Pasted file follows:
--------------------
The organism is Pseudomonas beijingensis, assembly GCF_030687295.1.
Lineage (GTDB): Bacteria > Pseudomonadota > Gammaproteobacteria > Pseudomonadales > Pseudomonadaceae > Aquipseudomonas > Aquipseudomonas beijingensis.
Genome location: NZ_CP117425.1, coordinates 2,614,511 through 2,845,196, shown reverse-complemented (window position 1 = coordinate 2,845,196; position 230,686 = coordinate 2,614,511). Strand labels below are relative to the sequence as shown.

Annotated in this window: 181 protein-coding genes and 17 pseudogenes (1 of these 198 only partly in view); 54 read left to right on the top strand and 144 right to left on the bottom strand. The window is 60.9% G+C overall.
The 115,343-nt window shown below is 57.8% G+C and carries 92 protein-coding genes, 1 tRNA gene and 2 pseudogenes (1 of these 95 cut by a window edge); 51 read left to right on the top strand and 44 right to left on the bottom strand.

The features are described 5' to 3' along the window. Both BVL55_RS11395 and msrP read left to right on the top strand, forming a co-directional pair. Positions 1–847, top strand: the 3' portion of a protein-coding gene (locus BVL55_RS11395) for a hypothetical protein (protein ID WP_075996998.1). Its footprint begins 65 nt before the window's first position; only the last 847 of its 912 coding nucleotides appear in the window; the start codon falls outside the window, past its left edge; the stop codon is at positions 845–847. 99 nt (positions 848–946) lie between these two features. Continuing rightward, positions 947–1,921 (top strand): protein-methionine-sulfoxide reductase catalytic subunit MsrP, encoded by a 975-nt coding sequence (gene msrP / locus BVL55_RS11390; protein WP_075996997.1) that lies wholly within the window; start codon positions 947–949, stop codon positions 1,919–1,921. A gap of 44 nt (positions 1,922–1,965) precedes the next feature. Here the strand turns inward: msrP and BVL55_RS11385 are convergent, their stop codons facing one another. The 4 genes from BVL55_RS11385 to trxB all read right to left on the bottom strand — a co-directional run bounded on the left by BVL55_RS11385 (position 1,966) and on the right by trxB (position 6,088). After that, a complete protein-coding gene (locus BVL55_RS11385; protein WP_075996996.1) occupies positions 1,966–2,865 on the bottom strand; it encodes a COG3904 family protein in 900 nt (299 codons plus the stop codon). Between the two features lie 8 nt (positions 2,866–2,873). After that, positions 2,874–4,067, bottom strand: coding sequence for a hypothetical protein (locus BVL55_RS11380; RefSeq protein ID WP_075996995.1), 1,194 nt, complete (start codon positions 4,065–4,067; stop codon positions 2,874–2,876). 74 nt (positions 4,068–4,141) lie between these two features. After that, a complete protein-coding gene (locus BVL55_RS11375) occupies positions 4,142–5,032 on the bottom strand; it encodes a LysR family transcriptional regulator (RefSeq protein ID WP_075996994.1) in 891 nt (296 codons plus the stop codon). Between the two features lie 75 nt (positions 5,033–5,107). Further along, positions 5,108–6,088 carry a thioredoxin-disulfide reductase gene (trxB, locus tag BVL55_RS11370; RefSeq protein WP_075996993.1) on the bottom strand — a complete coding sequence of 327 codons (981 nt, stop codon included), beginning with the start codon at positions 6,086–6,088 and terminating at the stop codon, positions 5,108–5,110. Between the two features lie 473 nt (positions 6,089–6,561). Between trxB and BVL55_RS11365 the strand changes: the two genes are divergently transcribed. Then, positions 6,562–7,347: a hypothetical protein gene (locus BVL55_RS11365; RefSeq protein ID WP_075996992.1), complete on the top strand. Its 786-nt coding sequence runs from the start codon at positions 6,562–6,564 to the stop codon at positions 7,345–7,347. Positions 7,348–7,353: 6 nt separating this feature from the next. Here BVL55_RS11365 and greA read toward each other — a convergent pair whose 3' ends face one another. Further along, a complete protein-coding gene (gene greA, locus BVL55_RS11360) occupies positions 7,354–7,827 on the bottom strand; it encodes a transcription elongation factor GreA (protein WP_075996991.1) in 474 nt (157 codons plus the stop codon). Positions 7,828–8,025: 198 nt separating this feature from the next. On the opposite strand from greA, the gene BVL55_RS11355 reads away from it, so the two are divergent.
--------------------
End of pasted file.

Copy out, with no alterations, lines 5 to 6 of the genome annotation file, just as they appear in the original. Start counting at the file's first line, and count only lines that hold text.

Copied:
The 115,343-nt window shown below is 57.8% G+C and carries 92 protein-coding genes, 1 tRNA gene and 2 pseudogenes (1 of these 95 cut by a window edge); 51 read left to right on the top strand and 44 right to left on the bottom strand.

The features are described 5' to 3' along the window. Both BVL55_RS11395 and msrP read left to right on the top strand, forming a co-directional pair. Positions 1–847, top strand: the 3' portion of a protein-coding gene (locus BVL55_RS11395) for a hypothetical protein (protein ID WP_075996998.1). Its footprint begins 65 nt before the window's first position; only the last 847 of its 912 coding nucleotides appear in the window; the start codon falls outside the window, past its left edge; the stop codon is at positions 845–847. 99 nt (positions 848–946) lie between these two features. Continuing rightward, positions 947–1,921 (top strand): protein-methionine-sulfoxide reductase catalytic subunit MsrP, encoded by a 975-nt coding sequence (gene msrP / locus BVL55_RS11390; protein WP_075996997.1) that lies wholly within the window; start codon positions 947–949, stop codon positions 1,919–1,921. A gap of 44 nt (positions 1,922–1,965) precedes the next feature. Here the strand turns inward: msrP and BVL55_RS11385 are convergent, their stop codons facing one another. The 4 genes from BVL55_RS11385 to trxB all read right to left on the bottom strand — a co-directional run bounded on the left by BVL55_RS11385 (position 1,966) and on the right by trxB (position 6,088). After that, a complete protein-coding gene (locus BVL55_RS11385; protein WP_075996996.1) occupies positions 1,966–2,865 on the bottom strand; it encodes a COG3904 family protein in 900 nt (299 codons plus the stop codon). Between the two features lie 8 nt (positions 2,866–2,873). After that, positions 2,874–4,067, bottom strand: coding sequence for a hypothetical protein (locus BVL55_RS11380; RefSeq protein ID WP_075996995.1), 1,194 nt, complete (start codon positions 4,065–4,067; stop codon positions 2,874–2,876). 74 nt (positions 4,068–4,141) lie between these two features. After that, a complete protein-coding gene (locus BVL55_RS11375) occupies positions 4,142–5,032 on the bottom strand; it encodes a LysR family transcriptional regulator (RefSeq protein ID WP_075996994.1) in 891 nt (296 codons plus the stop codon). Between the two features lie 75 nt (positions 5,033–5,107). Further along, positions 5,108–6,088 carry a thioredoxin-disulfide reductase gene (trxB, locus tag BVL55_RS11370; RefSeq protein WP_075996993.1) on the bottom strand — a complete coding sequence of 327 codons (981 nt, stop codon included), beginning with the start codon at positions 6,086–6,088 and terminating at the stop codon, positions 5,108–5,110. Between the two features lie 473 nt (positions 6,089–6,561). Between trxB and BVL55_RS11365 the strand changes: the two genes are divergently transcribed. Then, positions 6,562–7,347: a hypothetical protein gene (locus BVL55_RS11365; RefSeq protein ID WP_075996992.1), complete on the top strand. Its 786-nt coding sequence runs from the start codon at positions 6,562–6,564 to the stop codon at positions 7,345–7,347. Positions 7,348–7,353: 6 nt separating this feature from the next. Here BVL55_RS11365 and greA read toward each other — a convergent pair whose 3' ends face one another. Further along, a complete protein-coding gene (gene greA, locus BVL55_RS11360) occupies positions 7,354–7,827 on the bottom strand; it encodes a transcription elongation factor GreA (protein WP_075996991.1) in 474 nt (157 codons plus the stop codon). Positions 7,828–8,025: 198 nt separating this feature from the next. On the opposite strand from greA, the gene BVL55_RS11355 reads away from it, so the two are divergent.